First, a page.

A few days later, I made an unannounced visit to his classroom to see how he was adjusting to his Kindergarten class. He was adjusting for sure, but not in the way you'd think. The classroom was made up of small circular tables. I found him sitting in a square desk in the corner, alone, isolated from the rest of the class.

  The only thing this teacher could tell me was that W was not paying attention. She didn't know what to do.  Calling me would have been one of the first options but common sense was not the only thing lacking in this teacher, but I digress. After a brief meeting with the administration, W didn’t go back to this school.

 After 2 weeks of unsuccessful stint at a private school, we found a tiny, brand-new Montessori school connected to another school.

This is where it kills me. The small school was a school for Autistic children. The population consisted of kids representing the whole spectrum.

Was he tested for Aspergers? No. But tests did reveal that he had an high IQ nearing 150. The other aspie characteristics were dismissed as one of those idiosincrincies that came with being gifted. The difficulties were well hidden due to there only having 8 other kids in the classroom with 2 adult helpers. Montessori style of teaching helped him focus on topics that challenged him and he excelled in. They had the time and personnel to spend more time on skills that he lacked. He flourished in this wonderful environment.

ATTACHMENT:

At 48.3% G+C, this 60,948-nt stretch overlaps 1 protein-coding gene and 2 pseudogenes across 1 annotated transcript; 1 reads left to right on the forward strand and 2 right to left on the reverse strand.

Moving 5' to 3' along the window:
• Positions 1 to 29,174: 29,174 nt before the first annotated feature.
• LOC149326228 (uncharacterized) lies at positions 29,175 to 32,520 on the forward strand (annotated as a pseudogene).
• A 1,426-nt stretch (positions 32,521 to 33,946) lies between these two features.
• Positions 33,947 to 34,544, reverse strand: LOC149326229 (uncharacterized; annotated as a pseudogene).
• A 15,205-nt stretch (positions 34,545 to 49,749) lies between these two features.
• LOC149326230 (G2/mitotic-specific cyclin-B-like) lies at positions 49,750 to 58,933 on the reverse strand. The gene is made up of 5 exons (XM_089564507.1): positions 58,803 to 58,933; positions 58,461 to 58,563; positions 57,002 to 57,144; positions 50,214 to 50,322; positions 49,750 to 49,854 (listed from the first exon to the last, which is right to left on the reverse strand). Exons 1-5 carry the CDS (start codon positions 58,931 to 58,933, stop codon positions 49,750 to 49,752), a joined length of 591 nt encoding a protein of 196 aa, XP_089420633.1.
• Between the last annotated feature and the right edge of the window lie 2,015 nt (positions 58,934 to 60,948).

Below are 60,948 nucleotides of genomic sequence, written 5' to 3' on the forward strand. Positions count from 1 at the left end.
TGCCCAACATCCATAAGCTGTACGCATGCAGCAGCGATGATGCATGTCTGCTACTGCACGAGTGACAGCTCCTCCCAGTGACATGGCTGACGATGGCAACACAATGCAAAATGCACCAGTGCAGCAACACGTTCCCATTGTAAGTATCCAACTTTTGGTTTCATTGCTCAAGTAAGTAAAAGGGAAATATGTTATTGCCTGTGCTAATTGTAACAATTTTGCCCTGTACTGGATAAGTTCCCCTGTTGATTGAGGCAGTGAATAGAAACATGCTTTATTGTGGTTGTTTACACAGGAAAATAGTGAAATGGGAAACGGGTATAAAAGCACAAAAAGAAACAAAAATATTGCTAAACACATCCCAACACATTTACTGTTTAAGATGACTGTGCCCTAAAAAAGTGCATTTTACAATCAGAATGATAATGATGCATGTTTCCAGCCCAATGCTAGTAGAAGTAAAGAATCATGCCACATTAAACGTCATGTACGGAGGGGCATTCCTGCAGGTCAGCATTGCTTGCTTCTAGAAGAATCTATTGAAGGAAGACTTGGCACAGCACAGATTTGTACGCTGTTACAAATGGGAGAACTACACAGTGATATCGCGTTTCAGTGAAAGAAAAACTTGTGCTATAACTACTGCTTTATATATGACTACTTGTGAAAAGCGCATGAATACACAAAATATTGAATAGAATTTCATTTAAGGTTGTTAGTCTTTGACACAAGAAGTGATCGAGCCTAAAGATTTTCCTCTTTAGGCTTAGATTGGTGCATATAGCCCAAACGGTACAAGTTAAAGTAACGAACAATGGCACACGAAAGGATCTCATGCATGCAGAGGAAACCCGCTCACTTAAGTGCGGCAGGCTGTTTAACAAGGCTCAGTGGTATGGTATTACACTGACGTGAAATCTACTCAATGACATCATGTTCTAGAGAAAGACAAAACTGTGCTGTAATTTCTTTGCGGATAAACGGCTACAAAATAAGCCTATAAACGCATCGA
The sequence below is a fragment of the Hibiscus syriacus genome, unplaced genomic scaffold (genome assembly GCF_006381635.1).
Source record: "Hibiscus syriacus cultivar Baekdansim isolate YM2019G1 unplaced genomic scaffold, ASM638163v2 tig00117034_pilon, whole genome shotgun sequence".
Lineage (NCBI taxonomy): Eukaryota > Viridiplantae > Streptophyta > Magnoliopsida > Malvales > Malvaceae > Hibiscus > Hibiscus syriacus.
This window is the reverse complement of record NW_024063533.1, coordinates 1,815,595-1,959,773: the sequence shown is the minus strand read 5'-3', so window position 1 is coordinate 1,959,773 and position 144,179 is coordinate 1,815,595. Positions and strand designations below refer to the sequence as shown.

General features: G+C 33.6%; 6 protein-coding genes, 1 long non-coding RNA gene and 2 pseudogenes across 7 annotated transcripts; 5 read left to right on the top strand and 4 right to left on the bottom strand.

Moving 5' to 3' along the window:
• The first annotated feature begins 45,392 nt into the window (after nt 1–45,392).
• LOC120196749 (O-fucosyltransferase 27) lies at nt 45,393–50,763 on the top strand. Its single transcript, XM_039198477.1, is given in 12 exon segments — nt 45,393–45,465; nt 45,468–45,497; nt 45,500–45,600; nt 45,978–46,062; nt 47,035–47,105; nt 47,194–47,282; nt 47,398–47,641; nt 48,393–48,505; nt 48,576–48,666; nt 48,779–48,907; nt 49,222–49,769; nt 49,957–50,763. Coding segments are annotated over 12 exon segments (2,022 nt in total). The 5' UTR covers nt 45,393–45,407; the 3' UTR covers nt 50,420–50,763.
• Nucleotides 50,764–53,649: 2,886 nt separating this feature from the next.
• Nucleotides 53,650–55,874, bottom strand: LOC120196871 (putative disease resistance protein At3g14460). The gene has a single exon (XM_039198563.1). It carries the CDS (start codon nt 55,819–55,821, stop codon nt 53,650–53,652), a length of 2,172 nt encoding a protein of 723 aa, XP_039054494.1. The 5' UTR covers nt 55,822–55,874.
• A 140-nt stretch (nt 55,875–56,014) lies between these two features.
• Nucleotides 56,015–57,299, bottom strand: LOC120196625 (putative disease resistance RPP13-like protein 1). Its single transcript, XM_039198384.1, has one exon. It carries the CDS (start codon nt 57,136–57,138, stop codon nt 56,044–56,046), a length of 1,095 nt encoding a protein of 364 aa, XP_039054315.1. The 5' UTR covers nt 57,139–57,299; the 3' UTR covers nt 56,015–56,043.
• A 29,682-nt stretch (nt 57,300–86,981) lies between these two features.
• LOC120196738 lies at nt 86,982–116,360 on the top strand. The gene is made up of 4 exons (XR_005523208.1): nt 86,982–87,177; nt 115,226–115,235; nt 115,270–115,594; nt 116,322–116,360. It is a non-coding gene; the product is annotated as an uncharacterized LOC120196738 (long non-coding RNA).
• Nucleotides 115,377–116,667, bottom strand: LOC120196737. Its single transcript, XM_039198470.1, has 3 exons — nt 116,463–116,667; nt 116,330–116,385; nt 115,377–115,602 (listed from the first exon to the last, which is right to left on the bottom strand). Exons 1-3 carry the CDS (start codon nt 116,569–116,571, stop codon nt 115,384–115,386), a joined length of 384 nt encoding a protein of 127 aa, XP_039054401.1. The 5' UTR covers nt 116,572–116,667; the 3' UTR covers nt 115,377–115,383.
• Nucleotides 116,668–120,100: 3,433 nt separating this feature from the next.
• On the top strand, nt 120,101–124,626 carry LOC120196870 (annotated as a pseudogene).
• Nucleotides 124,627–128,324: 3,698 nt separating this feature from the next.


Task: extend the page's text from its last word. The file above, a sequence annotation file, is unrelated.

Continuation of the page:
The diagnosis came later when we moved to another school where he faced larger classroom and bullying which led to the Asperger diagnosis. I'm not sure how much difference the early diagnosis would've made, but there is no question that he could have avoided some of heartaches that came with bullying. He would have been better prepared to enter the regular classroom. I’m just glad that I didn’t let him skip a grade as recommended by his teachers.

As a parent, you will always have doubts and regrets. It is a part of life. For me, that school is a reminder of what I missed by not paying attention. I take solace in that, I'm not the only one who failed W in getting the diagnosis. But it turned out well. I tried to come up with a theme for this post, it was hindsight, regrets, and irony. But irony seemed more fitting.

If you get anything from this post, please look around to see what you are missing. You could be missing the obvious, because I sure did.

Thursday, November 3, 2011

In words are seen the state of mind & character & disposition of the speaker.

September 2002
This is his water color painting from his art class. W gave his to me when he was 7. I thought it was neat at the time but I was too busy to appreciate it. No matter what was happening, he always managed to have a happy disposition, and seeing this, indeed, he was a content child. (Above quote from Plutarch)